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Meet Dr. Nikki Stamp, heart and lung surgeon

Dr Nikki Stamp Cardiothoracic Surgeon healthylife Advisory Board Member

12 August 2021


3 min read

For someone who almost didn’t become a doctor, Dr Nikki Stamp’s list of achievements in medicine is awe-inspiring.

As a cardiothoracic (heart and lung) surgeon, public health campaigner and researcher, Dr Nikki is driven to help as many people as possible live long, healthy lives. 

She’s especially focused on helping women improve their heart health, and is one of only a dozen female cardiothoracic surgeons in Australia. 

Dr Nikki brings her health expertise and passion for helping others to the healthylife Advisory Board.

She almost didn’t become a surgeon 

Even when she was young, Dr Nikki wanted to be a doctor or heart surgeon. She was inspired by seeing Australian heart surgeon Victor Chang on TV.

Dr Nikki says she became side-tracked (like most teenagers) and thought about “every conceivable career”, from lawyer to journalist to actor. Dr Nikki settled on becoming an accountant, but at the end of year 12 realised that wasn’t the right job for her. 

Quality of life is so important. I would love to be able to not just treat the disease, but also make sure people enjoy their lives

— Dr. Nikki Stamp, Cardiothoracic Surgeon

“I panicked that I had completely ruined my life,” she says.

Her father asked her what she would choose if she could do anything at all – no matter what marks she got.

“I immediately said ‘I want to be a doctor’. But I was devastated because I thought I'd completely screwed it up.”

Dr Nikki started a science degree, then got into medicine. 

The awe she felt at the life-changing impact of heart surgery remained. During a rotation in cardiac surgery “I basically never left”, she says.

Dr Nikki absolutely loves the immediate results of surgery. “If someone has an illness that’s life-threatening, they have surgery and it's gone,” she says.

Nikki wishes her job didn’t need to exist 

Some 20 years since choosing medicine, Dr Nikki’s list of achievements is impressive: she has a bachelor of medicine, bachelor of surgery with honours, and a degree in anatomy.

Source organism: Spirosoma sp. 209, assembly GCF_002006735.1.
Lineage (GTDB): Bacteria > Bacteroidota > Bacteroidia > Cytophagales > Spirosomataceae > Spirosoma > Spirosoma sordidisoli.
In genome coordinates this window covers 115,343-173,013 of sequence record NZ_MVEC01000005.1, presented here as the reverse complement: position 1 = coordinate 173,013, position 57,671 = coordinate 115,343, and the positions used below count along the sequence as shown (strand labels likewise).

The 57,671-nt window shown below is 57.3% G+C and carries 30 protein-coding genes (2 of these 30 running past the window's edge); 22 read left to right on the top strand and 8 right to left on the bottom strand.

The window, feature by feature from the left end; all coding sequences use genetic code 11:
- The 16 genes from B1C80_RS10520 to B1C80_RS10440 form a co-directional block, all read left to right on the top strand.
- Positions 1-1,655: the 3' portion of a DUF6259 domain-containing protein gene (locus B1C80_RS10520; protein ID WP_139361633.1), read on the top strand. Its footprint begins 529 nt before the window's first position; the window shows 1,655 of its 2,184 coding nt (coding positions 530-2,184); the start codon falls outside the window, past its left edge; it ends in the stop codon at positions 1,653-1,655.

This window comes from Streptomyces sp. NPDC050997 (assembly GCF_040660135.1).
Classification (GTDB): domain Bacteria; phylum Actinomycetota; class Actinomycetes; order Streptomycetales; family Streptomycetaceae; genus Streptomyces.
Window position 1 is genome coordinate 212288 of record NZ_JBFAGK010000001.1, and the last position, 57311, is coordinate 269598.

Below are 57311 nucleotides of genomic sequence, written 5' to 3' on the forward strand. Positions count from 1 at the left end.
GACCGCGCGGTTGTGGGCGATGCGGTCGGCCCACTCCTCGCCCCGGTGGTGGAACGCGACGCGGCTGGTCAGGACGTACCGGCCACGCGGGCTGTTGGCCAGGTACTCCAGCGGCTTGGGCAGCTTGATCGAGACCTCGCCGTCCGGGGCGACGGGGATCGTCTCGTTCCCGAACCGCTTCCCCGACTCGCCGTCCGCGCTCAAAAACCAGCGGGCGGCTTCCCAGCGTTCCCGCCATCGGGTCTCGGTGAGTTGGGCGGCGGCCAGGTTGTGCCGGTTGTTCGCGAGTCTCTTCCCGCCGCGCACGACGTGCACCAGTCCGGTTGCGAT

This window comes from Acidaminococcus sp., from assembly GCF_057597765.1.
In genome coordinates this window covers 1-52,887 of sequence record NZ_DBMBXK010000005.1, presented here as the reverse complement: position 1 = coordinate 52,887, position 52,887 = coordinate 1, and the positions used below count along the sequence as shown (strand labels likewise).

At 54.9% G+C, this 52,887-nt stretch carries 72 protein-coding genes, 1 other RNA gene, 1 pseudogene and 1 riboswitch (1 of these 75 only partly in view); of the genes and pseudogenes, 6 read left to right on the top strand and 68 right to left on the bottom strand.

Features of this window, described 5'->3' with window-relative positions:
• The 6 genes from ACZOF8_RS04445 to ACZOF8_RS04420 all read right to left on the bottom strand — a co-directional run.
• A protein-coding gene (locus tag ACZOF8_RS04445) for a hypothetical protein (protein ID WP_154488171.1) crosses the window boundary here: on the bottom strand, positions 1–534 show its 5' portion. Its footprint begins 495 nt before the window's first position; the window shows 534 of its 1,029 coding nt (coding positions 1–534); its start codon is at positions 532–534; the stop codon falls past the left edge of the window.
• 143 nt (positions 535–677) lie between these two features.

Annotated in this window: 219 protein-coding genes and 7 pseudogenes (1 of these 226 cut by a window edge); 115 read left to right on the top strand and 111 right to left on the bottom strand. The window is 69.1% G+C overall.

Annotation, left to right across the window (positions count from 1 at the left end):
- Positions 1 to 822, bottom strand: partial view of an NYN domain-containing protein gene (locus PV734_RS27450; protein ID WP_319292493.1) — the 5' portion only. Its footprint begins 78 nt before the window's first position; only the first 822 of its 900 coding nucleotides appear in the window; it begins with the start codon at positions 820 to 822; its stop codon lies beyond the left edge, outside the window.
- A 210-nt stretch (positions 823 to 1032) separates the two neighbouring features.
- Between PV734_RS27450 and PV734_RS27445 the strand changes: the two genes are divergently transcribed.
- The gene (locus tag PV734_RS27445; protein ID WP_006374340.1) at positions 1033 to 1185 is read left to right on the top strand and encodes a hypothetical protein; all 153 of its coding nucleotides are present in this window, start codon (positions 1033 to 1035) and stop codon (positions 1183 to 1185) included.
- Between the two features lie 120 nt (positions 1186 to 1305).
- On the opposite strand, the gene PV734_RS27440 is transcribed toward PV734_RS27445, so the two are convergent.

She also has a fellowship at the Royal Australasian College of Surgeons and Cardiothoracic Surgery and is finishing a masters in health administration. Plus she’s a PhD candidate at Curtin University.

Dr Nikki says she’d like to put herself out of a job through a better health system and disease prevention, so no one ever needs to see a heart surgeon.

 While she’s joking, there’s truth behind it.

“One of my driving forces as a doctor is to genuinely help people. What better way to help people than to keep them away from people like me?” she laughs.

Women are short-changed with heart health 

Dr Nikki is driven to raise awareness of the disparity between health treatment and outcomes for men and women.

Women are under-represented in heart disease research, she says.

“Women get the short end of the stick when it comes to health, particularly with heart disease, which is traditionally focussed on men,’ she says. “It really irks me that there’s that disparity, and I want to make some meaningful change there.”

Changing lives on a mass scale

As a heart and lung surgeon, Dr Nikki absolutely loves her job. Saving two or three lives a day is a pretty incredible achievement for anyone.  

But Dr Nikki also looks at how many people still need help. In Australia, over 500,000 people will have coronary heart disease during their lives. 

That’s why Dr Nikki loves working in public health messaging too. Even three heart surgeries a day and seeing patients in her clinic won’t help as many people as a public health campaign that reaches thousands.

“We can do a media story that’s seen by 500,000 people. If just 1% of that group decided to see their doctor and get their heart checked, that's far more people than I can help in a day,” she says.

Improving quality of life in old age

Over her career, Dr Nikki has become more empathetic to the challenges we all face trying to improve our health. 

Lots of us are living longer. That creates challenges for the health system and maintaining our quality of life as we age.

“Quality of life is so important. I would love to be able to not just treat the disease, but also make sure people enjoy their lives,’ Dr Nikki says. 

Being healthy doesn’t have to be complex

There are the two key things Dr Nikki wants us all to know.

Firstly, your health is important and needs to be taken care of. That’s especially true for women, who have different health needs to men.

Secondly, improving your health doesn't have to be complex. It doesn't have to be special, fancy or expensive. “It doesn't even have to be perfect, it just has to be a little bit better,” she says.

Even tiny changes can vastly improve your health, Dr Nikki says. “The dividends on just the smallest amount of change are phenomenal.”

This article is for informational purposes only and does not provide medical advice, diagnosis, or treatment. Any information published on this website or by this brand is not intended as a substitute for medical advice. If you have any concerns or questions about your health you should consult with a health professional.